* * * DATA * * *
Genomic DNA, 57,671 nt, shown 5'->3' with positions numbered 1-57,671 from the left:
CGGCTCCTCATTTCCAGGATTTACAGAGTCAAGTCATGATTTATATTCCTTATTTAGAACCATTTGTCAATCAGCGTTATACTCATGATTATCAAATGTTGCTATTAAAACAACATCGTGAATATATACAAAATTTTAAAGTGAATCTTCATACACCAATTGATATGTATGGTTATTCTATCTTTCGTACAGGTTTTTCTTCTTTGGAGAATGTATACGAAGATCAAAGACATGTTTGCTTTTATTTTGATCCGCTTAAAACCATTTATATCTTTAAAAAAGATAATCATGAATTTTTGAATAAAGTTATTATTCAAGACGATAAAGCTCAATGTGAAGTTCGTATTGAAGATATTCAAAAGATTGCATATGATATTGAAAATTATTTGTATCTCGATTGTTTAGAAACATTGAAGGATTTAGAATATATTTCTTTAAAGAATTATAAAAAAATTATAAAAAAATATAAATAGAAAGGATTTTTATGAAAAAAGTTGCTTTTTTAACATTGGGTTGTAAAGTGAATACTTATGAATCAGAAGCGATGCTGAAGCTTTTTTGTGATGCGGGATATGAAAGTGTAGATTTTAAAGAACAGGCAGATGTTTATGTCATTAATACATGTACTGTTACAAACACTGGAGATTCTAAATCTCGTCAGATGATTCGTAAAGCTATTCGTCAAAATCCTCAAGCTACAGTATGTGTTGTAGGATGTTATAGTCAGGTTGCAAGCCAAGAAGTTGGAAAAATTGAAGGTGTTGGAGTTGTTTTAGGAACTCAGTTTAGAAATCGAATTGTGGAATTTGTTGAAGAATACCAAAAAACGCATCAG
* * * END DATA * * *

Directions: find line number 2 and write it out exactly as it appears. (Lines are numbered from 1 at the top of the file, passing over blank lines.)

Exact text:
CGGCTCCTCATTTCCAGGATTTACAGAGTCAAGTCATGATTTATATTCCTTATTTAGAACCATTTGTCAATCAGCGTTATACTCATGATTATCAAATGTTGCTATTAAAACAACATCGTGAATATATACAAAATTTTAAAGTGAATCTTCATACACCAATTGATATGTATGGTTATTCTATCTTTCGTACAGGTTTTTCTTCTTTGGAGAATGTATACGAAGATCAAAGACATGTTTGCTTTTATTTTGATCCGCTTAAAACCATTTATATCTTTAAAAAAGATAATCATGAATTTTTGAATAAAGTTATTATTCAAGACGATAAAGCTCAATGTGAAGTTCGTATTGAAGATATTCAAAAGATTGCATATGATATTGAAAATTATTTGTATCTCGATTGTTTAGAAACATTGAAGGATTTAGAATATATTTCTTTAAAGAATTATAAAAAAATTATAAAAAAATATAAATAGAAAGGATTTTTATGAAAAAAGTTGCTTTTTTAACATTGGGTTGTAAAGTGAATACTTATGAATCAGAAGCGATGCTGAAGCTTTTTTGTGATGCGGGATATGAAAGTGTAGATTTTAAAGAACAGGCAGATGTTTATGTCATTAATACATGTACTGTTACAAACACTGGAGATTCTAAATCTCGTCAGATGATTCGTAAAGCTATTCGTCAAAATCCTCAAGCTACAGTATGTGTTGTAGGATGTTATAGTCAGGTTGCAAGCCAAGAAGTTGGAAAAATTGAAGGTGTTGGAGTTGTTTTAGGAACTCAGTTTAGAAATCGAATTGTGGAATTTGTTGAAGAATACCAAAAAACGCATCAG